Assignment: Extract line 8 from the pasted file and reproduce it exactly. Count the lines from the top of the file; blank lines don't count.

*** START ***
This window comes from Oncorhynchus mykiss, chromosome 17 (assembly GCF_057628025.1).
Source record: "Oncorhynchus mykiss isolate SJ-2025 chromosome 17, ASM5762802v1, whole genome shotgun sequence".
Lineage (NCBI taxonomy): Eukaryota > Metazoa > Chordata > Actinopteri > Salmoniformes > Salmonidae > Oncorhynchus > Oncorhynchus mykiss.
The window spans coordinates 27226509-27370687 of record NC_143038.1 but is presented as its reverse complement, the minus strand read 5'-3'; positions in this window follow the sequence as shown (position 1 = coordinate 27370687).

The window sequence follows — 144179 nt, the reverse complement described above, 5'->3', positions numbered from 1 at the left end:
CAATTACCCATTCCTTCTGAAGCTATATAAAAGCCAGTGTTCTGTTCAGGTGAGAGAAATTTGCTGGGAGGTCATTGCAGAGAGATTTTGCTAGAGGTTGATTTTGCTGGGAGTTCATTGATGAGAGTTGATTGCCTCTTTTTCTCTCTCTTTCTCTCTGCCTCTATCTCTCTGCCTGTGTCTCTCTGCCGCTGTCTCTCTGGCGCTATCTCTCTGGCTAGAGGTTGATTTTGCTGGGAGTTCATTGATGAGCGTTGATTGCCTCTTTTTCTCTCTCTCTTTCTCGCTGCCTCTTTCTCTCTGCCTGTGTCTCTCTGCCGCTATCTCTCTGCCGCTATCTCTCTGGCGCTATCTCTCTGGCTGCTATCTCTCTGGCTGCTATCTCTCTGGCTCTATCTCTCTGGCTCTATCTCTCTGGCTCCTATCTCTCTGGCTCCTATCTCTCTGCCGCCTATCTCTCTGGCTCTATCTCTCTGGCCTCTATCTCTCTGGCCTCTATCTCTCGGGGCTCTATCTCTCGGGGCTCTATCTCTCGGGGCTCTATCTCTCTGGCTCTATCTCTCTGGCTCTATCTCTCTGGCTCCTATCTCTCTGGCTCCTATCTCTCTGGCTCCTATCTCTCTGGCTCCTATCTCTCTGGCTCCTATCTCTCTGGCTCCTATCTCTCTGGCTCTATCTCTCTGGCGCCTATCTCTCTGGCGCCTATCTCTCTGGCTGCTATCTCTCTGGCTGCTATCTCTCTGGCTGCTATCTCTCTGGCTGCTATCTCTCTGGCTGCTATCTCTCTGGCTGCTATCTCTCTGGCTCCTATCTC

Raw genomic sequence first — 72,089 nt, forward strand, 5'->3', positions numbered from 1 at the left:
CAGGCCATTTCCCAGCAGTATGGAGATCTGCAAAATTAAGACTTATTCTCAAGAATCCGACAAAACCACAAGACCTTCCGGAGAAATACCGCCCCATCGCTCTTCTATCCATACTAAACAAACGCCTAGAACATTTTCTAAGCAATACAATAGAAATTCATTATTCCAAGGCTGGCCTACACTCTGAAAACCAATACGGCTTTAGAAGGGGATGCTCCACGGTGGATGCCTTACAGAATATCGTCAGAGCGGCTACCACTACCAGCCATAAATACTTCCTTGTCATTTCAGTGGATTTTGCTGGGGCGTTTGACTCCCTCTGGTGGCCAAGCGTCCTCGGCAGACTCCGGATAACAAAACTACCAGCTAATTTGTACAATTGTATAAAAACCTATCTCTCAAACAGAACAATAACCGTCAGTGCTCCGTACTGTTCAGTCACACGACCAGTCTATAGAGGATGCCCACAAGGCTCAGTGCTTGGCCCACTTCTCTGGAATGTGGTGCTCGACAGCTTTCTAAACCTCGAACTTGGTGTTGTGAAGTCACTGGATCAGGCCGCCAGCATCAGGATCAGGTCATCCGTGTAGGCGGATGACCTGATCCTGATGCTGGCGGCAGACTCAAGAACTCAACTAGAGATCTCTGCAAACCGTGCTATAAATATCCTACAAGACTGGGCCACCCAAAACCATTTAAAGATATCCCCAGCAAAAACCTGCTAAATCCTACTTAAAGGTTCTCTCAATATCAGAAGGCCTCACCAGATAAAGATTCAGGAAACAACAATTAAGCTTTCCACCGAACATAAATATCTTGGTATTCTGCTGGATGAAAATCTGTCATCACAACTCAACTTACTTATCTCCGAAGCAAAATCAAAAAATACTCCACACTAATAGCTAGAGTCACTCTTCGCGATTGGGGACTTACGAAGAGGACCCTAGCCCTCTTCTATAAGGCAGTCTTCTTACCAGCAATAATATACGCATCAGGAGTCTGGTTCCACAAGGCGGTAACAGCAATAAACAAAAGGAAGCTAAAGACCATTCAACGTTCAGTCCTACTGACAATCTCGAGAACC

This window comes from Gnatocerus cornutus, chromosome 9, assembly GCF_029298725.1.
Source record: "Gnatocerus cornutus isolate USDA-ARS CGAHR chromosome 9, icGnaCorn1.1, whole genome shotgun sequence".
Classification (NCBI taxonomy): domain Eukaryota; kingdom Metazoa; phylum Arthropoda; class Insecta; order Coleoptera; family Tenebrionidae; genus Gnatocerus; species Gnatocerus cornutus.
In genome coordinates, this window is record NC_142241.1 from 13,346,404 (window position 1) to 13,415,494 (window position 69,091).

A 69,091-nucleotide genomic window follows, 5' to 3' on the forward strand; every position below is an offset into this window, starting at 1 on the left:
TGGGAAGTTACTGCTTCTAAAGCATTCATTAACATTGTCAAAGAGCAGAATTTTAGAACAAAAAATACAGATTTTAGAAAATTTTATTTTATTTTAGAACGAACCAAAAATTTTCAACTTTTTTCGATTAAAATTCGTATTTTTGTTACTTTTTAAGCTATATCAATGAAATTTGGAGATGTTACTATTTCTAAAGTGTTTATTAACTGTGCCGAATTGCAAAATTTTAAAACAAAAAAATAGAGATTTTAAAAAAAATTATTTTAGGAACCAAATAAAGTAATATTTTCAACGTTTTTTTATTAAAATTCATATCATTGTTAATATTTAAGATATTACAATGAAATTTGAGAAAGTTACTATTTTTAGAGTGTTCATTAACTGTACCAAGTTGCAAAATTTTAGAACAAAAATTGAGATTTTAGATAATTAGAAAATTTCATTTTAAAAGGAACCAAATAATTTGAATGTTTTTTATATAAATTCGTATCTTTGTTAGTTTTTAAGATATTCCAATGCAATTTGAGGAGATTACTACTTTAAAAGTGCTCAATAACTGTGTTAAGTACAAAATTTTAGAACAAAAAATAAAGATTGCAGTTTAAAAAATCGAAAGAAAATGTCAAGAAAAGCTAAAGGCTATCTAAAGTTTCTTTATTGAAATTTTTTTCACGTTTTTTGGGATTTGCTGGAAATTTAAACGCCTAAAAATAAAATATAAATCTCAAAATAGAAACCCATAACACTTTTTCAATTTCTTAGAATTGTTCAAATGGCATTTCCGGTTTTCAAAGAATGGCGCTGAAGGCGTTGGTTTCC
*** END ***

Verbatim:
CAGGCCATTTCCCAGCAGTATGGAGATCTGCAAAATTAAGACTTATTCTCAAGAATCCGACAAAACCACAAGACCTTCCGGAGAAATACCGCCCCATCGCTCTTCTATCCATACTAAACAAACGCCTAGAACATTTTCTAAGCAATACAATAGAAATTCATTATTCCAAGGCTGGCCTACACTCTGAAAACCAATACGGCTTTAGAAGGGGATGCTCCACGGTGGATGCCTTACAGAATATCGTCAGAGCGGCTACCACTACCAGCCATAAATACTTCCTTGTCATTTCAGTGGATTTTGCTGGGGCGTTTGACTCCCTCTGGTGGCCAAGCGTCCTCGGCAGACTCCGGATAACAAAACTACCAGCTAATTTGTACAATTGTATAAAAACCTATCTCTCAAACAGAACAATAACCGTCAGTGCTCCGTACTGTTCAGTCACACGACCAGTCTATAGAGGATGCCCACAAGGCTCAGTGCTTGGCCCACTTCTCTGGAATGTGGTGCTCGACAGCTTTCTAAACCTCGAACTTGGTGTTGTGAAGTCACTGGATCAGGCCGCCAGCATCAGGATCAGGTCATCCGTGTAGGCGGATGACCTGATCCTGATGCTGGCGGCAGACTCAAGAACTCAACTAGAGATCTCTGCAAACCGTGCTATAAATATCCTACAAGACTGGGCCACCCAAAACCATTTAAAGATATCCCCAGCAAAAACCTGCTAAATCCTACTTAAAGGTTCTCTCAATATCAGAAGGCCTCACCAGATAAAGATTCAGGAAACAACAATTAAGCTTTCCACCGAACATAAATATCTTGGTATTCTGCTGGATGAAAATCTGTCATCACAACTCAACTTACTTATCTCCGAAGCAAAATCAAAAAATACTCCACACTAATAGCTAGAGTCACTCTTCGCGATTGGGGACTTACGAAGAGGACCCTAGCCCTCTTCTATAAGGCAGTCTTCTTACCAGCAATAATATACGCATCAGGAGTCTGGTTCCACAAGGCGGTAACAGCAATAAACAAAAGGAAGCTAAAGACCATTCAACGTTCAGTCCTACTGACAATCTCGAGAACC